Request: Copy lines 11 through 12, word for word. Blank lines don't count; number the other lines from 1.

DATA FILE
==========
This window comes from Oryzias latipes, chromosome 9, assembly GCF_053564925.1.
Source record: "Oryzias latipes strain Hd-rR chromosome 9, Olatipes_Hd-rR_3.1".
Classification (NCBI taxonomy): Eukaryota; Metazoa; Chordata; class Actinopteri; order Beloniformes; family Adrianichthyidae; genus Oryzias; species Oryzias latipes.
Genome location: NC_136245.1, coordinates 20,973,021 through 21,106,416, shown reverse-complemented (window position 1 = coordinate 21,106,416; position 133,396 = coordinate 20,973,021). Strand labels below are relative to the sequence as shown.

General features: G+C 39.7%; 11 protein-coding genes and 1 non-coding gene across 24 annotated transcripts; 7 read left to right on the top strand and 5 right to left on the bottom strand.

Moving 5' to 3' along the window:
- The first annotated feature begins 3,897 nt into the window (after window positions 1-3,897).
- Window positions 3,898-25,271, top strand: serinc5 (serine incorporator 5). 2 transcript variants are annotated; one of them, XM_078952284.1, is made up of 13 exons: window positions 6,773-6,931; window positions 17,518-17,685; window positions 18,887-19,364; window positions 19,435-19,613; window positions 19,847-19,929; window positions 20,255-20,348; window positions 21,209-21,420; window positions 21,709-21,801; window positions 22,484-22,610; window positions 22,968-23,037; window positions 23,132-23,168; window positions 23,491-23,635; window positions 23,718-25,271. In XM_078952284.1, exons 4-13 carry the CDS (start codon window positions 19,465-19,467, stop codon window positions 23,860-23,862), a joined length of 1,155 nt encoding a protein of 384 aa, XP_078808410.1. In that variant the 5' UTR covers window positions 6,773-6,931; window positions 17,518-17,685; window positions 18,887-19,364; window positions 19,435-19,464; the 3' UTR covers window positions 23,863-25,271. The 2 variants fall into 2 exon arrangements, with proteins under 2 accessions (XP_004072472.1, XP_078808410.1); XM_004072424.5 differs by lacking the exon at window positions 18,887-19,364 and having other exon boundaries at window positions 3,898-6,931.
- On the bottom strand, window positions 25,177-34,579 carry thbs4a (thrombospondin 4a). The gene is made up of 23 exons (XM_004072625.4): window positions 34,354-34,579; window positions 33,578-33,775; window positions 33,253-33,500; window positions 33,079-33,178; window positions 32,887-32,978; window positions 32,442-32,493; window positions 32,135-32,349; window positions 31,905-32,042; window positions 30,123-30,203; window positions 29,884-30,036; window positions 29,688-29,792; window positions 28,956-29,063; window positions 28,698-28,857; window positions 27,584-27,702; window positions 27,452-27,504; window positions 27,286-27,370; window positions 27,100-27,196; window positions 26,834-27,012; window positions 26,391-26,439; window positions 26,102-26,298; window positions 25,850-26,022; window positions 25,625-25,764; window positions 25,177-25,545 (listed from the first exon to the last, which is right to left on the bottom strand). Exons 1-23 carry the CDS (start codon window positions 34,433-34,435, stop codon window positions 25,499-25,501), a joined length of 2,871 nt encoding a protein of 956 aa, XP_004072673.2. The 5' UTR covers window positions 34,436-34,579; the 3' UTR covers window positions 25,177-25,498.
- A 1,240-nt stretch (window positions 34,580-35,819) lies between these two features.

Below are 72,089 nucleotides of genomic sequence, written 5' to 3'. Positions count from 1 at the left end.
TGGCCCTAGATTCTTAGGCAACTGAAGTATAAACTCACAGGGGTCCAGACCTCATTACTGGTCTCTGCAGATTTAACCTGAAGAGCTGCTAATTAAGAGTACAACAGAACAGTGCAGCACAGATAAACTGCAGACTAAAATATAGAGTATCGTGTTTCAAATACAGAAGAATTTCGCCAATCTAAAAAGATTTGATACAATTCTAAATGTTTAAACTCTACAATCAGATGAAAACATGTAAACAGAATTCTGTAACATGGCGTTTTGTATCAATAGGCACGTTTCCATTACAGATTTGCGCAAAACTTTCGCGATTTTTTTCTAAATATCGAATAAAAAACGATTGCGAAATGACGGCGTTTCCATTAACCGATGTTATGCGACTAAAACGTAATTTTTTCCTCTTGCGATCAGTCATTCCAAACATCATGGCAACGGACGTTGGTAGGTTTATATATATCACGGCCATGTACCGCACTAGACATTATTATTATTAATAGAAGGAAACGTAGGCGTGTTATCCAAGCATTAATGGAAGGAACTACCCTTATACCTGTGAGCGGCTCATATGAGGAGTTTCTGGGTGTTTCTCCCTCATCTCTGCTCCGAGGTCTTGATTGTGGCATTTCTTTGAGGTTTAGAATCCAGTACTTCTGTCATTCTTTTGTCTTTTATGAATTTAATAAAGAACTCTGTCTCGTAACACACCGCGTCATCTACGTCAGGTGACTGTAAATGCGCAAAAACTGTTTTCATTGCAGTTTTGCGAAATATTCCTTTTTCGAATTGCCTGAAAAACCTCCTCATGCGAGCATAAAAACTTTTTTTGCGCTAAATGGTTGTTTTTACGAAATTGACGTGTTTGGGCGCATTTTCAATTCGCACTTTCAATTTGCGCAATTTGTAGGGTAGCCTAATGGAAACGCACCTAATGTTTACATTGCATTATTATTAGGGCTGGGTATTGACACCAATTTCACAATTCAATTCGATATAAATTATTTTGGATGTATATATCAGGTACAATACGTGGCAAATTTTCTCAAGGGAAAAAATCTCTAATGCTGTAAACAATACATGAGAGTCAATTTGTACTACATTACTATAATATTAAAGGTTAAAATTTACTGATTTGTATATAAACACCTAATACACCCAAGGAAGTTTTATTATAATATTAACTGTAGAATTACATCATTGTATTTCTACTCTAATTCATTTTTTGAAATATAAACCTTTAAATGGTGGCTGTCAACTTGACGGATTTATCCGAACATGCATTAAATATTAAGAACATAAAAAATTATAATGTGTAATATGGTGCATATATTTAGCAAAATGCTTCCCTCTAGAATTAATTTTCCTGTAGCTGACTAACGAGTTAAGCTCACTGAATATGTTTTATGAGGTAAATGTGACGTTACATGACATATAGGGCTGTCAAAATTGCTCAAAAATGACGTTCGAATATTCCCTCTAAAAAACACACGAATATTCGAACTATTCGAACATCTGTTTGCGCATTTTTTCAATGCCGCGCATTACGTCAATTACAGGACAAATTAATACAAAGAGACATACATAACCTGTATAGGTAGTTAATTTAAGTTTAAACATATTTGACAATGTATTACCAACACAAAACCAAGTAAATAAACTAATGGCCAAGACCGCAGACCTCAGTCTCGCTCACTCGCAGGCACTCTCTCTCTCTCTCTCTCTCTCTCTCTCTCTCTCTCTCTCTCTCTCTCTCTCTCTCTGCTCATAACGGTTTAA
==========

Below are 72,089 nucleotides of genomic sequence, written 5' to 3'. Positions count from 1 at the left end.
TGGCCCTAGATTCTTAGGCAACTGAAGTATAAACTCACAGGGGTCCAGACCTCATTACTGGTCTCTGCAGATTTAACCTGAAGAGCTGCTAATTAAGAGTACAACAGAACAGTGCAGCACAGATAAACTGCAGACTAAAATATAGAGTATCGTGTTTCAAATACAGAAGAATTTCGCCAATCTAAAAAGATTTGATACAATTCTAAATGTTTAAACTCTACAATCAGATGAAAACATGTAAACAGAATTCTGTAACATGGCGTTTTGTATCAATAGGCACGTTTCCATTACAGATTTGCGCAAAACTTTCGCGATTTTTTTCTAAATATCGAATAAAAAACGATTGCGAAATGACGGCGTTTCCATTAACCGATGTTATGCGACTAAAACGTAATTTTTTCCTCTTGCGATCAGTCATTCCAAACATCATGGCAACGGACGTTGGTAGGTTTATATATATCACGGCCATGTACCGCACTAGACATTATTATTATTAATAGAAGGAAACGTAGGCGTGTTATCCAAGCATTAATGGAAGGAACTACCCTTATACCTGTGAGCGGCTCATATGAGGAGTTTCTGGGTGTTTCTCCCTCATCTCTGCTCCGAGGTCTTGATTGTGGCATTTCTTTGAGGTTTAGAATCCAGTACTTCTGTCATTCTTTTGTCTTTTATGAATTTAATAAAGAACTCTGTCTCGTAACACACCGCGTCATCTACGTCAGGTGACTGTAAATGCGCAAAAACTGTTTTCATTGCAGTTTTGCGAAATATTCCTTTTTCGAATTGCCTGAAAAACCTCCTCATGCGAGCATAAAAACTTTTTTTGCGCTAAATGGTTGTTTTTACGAAATTGACGTGTTTGGGCGCATTTTCAATTCGCACTTTCAATTTGCGCAATTTGTAGGGTAGCCTAATGGAAACGCACCTAATGTTTACATTGCATTATTATTAGGGCTGGGTATTGACACCAATTTCACAATTCAATTCGATATAAATTATTTTGGATGTATATATCAGGTACAATACGTGGCAAATTTTCTCAAGGGAAAAAATCTCTAATGCTGTAAACAATACATGAGAGTCAATTTGTACTACATTACTATAATATTAAAGGTTAAAATTTACTGATTTGTATATAAACACCTAATACACCCAAGGAAGTTTTATTATAATATTAACTGTAGAATTACATCATTGTATTTCTACTCTAATTCATTTTTTGAAATATAAACCTTTAAATGGTGGCTGTCAACTTGACGGATTTATCCGAACATGCATTAAATATTAAGAACATAAAAAATTATAATGTGTAATATGGTGCATATATTTAGCAAAATGCTTCCCTCTAGAATTAATTTTCCTGTAGCTGACTAACGAGTTAAGCTCACTGAATATGTTTTATGAGGTAAATGTGACGTTACATGACATATAGGGCTGTCAAAATTGCTCAAAAATGACGTTCGAATATTCCCTCTAAAAAACACACGAATATTCGAACTATTCGAACATCTGTTTGCGCATTTTTTCAATGCCGCGCATTACGTCAATTACAGGACAAATTAATACAAAGAGACATACATAACCTGTATAGGTAGTTAATTTAAGTTTAAACATATTTGACAATGTATTACCAACACAAAACCAAGTAAATAAACTAATGGCCAAGACCGCAGACCTCAGTCTCGCTCACTCGCAGGCACTCTCTCTCTCTCTCTCTCTCTCTCTCTCTCTCTCTCTCTCTCTCTCTCTCTCTCTCTGCTCATAACGGTTTAA